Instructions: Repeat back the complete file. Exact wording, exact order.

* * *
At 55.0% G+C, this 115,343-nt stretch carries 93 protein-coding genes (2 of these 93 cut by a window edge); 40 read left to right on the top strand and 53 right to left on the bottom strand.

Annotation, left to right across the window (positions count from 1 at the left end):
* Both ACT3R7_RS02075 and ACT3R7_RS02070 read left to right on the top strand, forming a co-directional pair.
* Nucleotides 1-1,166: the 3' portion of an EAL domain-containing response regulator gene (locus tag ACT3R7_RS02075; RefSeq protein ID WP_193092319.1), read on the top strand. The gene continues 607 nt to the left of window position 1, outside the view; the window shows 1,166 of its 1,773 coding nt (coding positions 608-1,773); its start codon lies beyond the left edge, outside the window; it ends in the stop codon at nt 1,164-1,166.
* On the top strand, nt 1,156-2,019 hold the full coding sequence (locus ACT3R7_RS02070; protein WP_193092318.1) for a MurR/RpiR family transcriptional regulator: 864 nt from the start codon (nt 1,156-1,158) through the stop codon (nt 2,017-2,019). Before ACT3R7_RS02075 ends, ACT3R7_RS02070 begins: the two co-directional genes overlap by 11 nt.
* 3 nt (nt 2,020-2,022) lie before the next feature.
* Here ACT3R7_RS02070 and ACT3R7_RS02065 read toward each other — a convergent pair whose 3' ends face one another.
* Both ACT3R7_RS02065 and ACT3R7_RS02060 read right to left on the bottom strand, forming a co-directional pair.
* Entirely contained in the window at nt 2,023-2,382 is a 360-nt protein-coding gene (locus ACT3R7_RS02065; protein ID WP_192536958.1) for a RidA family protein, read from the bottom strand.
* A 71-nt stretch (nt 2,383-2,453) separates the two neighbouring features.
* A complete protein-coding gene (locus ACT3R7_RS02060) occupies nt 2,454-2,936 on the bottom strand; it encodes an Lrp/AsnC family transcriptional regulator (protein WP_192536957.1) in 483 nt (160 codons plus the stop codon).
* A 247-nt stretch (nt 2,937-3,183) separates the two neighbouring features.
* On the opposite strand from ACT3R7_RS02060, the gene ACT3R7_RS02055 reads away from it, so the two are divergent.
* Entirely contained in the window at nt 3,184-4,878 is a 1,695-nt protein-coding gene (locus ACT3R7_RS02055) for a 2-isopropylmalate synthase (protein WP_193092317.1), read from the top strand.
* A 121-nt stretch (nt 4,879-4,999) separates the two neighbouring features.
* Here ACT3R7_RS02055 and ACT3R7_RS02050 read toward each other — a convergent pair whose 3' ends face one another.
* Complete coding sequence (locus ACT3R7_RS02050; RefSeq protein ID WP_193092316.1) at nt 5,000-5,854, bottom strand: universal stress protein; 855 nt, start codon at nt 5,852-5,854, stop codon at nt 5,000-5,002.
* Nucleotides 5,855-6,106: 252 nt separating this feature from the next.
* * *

At 55.0% G+C, this 115,343-nt stretch carries 93 protein-coding genes (2 of these 93 cut by a window edge); 40 read left to right on the top strand and 53 right to left on the bottom strand.

Annotation, left to right across the window (positions count from 1 at the left end):
* Both ACT3R7_RS02075 and ACT3R7_RS02070 read left to right on the top strand, forming a co-directional pair.
* Nucleotides 1-1,166: the 3' portion of an EAL domain-containing response regulator gene (locus tag ACT3R7_RS02075; RefSeq protein ID WP_193092319.1), read on the top strand. The gene continues 607 nt to the left of window position 1, outside the view; the window shows 1,166 of its 1,773 coding nt (coding positions 608-1,773); its start codon lies beyond the left edge, outside the window; it ends in the stop codon at nt 1,164-1,166.
* On the top strand, nt 1,156-2,019 hold the full coding sequence (locus ACT3R7_RS02070; protein WP_193092318.1) for a MurR/RpiR family transcriptional regulator: 864 nt from the start codon (nt 1,156-1,158) through the stop codon (nt 2,017-2,019). Before ACT3R7_RS02075 ends, ACT3R7_RS02070 begins: the two co-directional genes overlap by 11 nt.
* 3 nt (nt 2,020-2,022) lie before the next feature.
* Here ACT3R7_RS02070 and ACT3R7_RS02065 read toward each other — a convergent pair whose 3' ends face one another.
* Both ACT3R7_RS02065 and ACT3R7_RS02060 read right to left on the bottom strand, forming a co-directional pair.
* Entirely contained in the window at nt 2,023-2,382 is a 360-nt protein-coding gene (locus ACT3R7_RS02065; protein ID WP_192536958.1) for a RidA family protein, read from the bottom strand.
* A 71-nt stretch (nt 2,383-2,453) separates the two neighbouring features.
* A complete protein-coding gene (locus ACT3R7_RS02060) occupies nt 2,454-2,936 on the bottom strand; it encodes an Lrp/AsnC family transcriptional regulator (protein WP_192536957.1) in 483 nt (160 codons plus the stop codon).
* A 247-nt stretch (nt 2,937-3,183) separates the two neighbouring features.
* On the opposite strand from ACT3R7_RS02060, the gene ACT3R7_RS02055 reads away from it, so the two are divergent.
* Entirely contained in the window at nt 3,184-4,878 is a 1,695-nt protein-coding gene (locus ACT3R7_RS02055) for a 2-isopropylmalate synthase (protein WP_193092317.1), read from the top strand.
* A 121-nt stretch (nt 4,879-4,999) separates the two neighbouring features.
* Here ACT3R7_RS02055 and ACT3R7_RS02050 read toward each other — a convergent pair whose 3' ends face one another.
* Complete coding sequence (locus ACT3R7_RS02050; RefSeq protein ID WP_193092316.1) at nt 5,000-5,854, bottom strand: universal stress protein; 855 nt, start codon at nt 5,852-5,854, stop codon at nt 5,000-5,002.
* Nucleotides 5,855-6,106: 252 nt separating this feature from the next.